Gillette: The best that advertisements can be?

The well-known company has found themselves in an awkward situation with their release of “The Best Men Can Be”

Vincent Towne, Staff Writer

I think by now, we all know about Gillette’s controversial “The Best Men Can Be” advertisement. The advertisement was first put up on YouTube on Jan. 13, 2019, and it immediately received a rush of attention, but maybe not the type of publicity the company was aiming for, (considering that it quickly became one of the most disliked videos on the site). Gillette received a large backlash from men, largely conservative, who didn’t think that the advert was appropriate. And I can see why people would be a little miffed at them.

The ad featured the idea that men can and should do better. Now by all means I agree with this statement; we as people should always strive to improve ourselves in every aspect of our lives. The majority of the people that have complained about this ad have expressed that they aren’t as much offended as they are put off by it. The message was not completely flawed, but how they went about portraying it in the ad wasn’t very effective or clear.

Throughout the entire ad, many felt that it was shoveling half of the world’s population into a packaged stereotype of “toxic masculinity.” I commend Gillette for wanting to improve people, but it should be from a standpoint of positivity. The advertisement proceeded to portray what most people would characterize as misbehavior, to be a biological trait that all men are born with and must control. It’s not offensive, it’s just not the best idea to accuse men of being bad by nature. Are men really all just insensitive, intrusive people, with no individual personality? The ad featured the phrase “boys will be boys” like it was an outdated idea, or something to avoid. It showed a few boys in a suburban backyard rough housing, acting like it was a warning sign of a violent future. Time and time again, Gillette tried to tell their message, but each time they came across as unclear or assuming.

The children on the lawn wasn’t the only part of the ad people wish Gillette could clear up a little. Other parts of it were just as responsible for the controversy, like the scene where a man saw a woman pass by on the street. Instead of just watching her walk by and never see her again, the man decided to approach the woman and I’d assume talk to her like a normal human being. But before he could get more than two steps, a random guy stepped out of a building and stopped him while shaking his head in disappointment. Again, I agree that we all need to try to be a better person, but really, can a man not approach a woman? Is that considered a bad thing? Would Gillette rather criticize a normal, if not expected, human interaction?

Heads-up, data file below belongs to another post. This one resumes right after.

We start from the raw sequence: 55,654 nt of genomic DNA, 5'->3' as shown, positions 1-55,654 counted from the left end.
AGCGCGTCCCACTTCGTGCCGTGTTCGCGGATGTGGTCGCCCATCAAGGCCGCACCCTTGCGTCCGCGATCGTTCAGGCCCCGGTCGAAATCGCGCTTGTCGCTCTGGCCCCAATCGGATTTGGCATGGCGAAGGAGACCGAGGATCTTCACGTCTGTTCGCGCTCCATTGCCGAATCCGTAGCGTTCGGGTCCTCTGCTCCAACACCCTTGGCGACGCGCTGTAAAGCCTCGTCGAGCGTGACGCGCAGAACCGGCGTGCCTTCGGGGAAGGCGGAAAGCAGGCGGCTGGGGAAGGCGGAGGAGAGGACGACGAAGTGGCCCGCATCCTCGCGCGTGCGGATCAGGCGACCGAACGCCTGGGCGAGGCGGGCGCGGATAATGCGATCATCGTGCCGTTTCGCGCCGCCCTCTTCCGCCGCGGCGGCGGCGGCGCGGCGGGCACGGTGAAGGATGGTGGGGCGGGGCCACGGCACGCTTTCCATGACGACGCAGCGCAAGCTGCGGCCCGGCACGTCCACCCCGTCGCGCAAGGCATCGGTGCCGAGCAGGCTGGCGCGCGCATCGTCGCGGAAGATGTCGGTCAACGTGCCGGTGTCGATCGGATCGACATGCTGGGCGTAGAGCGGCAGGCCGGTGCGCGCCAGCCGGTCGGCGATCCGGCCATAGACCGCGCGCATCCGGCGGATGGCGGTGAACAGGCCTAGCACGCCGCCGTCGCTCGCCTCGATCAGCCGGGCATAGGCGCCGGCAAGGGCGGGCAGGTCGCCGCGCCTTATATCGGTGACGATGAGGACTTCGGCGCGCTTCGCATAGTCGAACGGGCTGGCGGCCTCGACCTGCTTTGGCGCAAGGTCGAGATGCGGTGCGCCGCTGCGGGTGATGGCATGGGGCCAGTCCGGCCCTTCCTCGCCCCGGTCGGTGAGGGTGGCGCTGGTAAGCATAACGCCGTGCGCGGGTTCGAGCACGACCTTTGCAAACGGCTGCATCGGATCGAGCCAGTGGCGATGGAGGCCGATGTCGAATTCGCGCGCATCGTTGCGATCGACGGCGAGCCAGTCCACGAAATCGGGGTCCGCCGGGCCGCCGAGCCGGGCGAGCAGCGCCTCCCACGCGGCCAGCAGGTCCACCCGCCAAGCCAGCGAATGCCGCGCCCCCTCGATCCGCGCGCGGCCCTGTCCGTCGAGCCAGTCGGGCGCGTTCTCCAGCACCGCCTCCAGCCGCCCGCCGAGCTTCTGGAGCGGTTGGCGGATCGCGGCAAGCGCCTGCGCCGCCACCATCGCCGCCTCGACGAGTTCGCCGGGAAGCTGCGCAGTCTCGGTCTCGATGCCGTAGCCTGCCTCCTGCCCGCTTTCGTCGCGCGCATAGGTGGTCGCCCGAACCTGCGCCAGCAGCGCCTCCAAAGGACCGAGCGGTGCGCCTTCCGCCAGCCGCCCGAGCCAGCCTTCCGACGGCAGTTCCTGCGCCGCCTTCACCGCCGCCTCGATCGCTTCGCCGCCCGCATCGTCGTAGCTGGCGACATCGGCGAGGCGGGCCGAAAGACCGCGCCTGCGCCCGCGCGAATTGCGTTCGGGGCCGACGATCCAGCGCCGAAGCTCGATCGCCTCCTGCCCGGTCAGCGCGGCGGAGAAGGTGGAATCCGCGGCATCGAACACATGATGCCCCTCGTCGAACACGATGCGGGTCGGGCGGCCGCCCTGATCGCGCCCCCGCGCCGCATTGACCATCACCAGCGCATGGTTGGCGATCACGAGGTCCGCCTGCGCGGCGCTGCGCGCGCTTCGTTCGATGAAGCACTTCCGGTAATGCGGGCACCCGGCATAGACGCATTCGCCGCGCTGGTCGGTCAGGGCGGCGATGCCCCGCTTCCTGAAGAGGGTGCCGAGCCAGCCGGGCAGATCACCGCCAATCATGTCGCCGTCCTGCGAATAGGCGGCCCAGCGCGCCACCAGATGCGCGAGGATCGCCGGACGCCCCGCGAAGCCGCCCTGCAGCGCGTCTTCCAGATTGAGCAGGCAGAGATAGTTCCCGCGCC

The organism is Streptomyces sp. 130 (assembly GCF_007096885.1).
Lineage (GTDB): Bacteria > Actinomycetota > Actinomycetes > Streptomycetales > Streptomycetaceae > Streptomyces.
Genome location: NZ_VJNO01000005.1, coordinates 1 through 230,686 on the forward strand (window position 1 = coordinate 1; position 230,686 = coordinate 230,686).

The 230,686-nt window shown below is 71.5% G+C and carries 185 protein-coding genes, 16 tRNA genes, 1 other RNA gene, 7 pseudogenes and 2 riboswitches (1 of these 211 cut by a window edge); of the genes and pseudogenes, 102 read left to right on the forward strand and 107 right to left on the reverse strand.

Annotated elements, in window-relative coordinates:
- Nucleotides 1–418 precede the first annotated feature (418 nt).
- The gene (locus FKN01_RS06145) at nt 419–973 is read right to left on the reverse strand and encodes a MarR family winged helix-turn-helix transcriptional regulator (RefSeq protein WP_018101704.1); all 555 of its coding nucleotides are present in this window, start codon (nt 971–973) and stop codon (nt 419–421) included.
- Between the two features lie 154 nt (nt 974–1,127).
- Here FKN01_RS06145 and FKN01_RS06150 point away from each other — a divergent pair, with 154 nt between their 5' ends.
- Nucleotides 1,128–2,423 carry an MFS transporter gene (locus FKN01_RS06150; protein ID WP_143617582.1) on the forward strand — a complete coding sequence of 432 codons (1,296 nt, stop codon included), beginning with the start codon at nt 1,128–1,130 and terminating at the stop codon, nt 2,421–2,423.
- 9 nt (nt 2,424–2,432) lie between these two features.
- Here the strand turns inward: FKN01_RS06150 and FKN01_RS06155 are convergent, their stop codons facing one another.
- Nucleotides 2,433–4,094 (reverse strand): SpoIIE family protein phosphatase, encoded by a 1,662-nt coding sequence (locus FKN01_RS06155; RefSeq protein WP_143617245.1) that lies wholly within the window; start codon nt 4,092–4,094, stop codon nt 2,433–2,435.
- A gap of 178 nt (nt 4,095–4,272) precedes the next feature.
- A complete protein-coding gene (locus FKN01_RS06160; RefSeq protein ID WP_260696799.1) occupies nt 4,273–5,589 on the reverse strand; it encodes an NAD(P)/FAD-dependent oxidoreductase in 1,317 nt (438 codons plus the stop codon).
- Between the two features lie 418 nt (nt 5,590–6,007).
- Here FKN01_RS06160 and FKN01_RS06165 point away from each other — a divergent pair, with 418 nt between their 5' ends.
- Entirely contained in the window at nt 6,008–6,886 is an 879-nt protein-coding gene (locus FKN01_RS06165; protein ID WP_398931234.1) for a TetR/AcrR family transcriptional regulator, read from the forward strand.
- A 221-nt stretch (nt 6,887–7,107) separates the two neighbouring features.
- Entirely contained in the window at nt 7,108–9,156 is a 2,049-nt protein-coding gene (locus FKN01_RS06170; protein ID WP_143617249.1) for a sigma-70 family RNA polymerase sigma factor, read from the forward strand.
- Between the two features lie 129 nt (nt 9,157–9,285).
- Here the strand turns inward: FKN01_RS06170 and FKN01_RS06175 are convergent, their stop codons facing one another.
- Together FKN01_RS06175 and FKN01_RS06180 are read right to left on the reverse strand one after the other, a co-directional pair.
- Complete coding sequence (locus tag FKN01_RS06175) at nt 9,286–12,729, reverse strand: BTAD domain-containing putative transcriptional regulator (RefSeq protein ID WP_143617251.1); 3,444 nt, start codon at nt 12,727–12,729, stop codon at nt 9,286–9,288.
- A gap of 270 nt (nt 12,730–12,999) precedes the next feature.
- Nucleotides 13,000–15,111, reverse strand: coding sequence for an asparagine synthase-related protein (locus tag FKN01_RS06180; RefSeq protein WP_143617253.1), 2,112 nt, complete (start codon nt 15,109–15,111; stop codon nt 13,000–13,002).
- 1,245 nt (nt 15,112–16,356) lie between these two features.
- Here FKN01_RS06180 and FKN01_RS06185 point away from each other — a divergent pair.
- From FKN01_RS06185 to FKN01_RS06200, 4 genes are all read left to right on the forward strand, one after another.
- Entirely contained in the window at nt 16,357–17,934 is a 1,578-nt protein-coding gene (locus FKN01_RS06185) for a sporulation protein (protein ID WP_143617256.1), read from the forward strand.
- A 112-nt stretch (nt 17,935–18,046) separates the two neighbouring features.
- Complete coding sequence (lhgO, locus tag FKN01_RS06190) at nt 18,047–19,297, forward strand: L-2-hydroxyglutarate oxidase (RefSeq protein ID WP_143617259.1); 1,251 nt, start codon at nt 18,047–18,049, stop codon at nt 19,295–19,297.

I feel like I’m getting on a tangent, but still, I’m not bashing this because I somehow think it’s politically charged against my views. I don’t care if it’s considered a left wing or a right wing agenda, I will bash it equally. The problem with politics is that it ignores the person. It tosses a group of people into an indiscernible, ugly conglomerate and packages it for whoever disagrees with a certain view, and because of politics and people taking this personally, there have been people on the opposite side making their own assumptions and whining just as much. People state their opinion like it’s a fact and convict Gillette of some horrible crime against humanity. After saying this, I’d like to add that I don’t agree with these people commenting on Gillette’s commercial like it’s contributing to some conspiracy against men. It’s not. It was just a poorly executed advertisement of an otherwise good message.

I think that Gillette could have made this commercial in a much different way while still being able to hold the same message. For example, during the 2015 Super Bowl, Dove made their Real Strength ad, and it was successful. Instead of tearing people down, they showed a series of clips that showed fathers, brothers, sons and husbands all there for their family. It motivated men to be the best example of manhood to those around them.

Even though I don’t care what political stance was taken, if Gillette really was trying to go that route and please a certain political group, they should be ashamed. That’s a dirty, self-centered move made in a very touchy way. If their goal was to reach a certain side of this politically polarized country, then they achieved it, but not without ostracizing others. I hope that the future of advertisements and companies in general do not stand for the right or left just for monetary gain.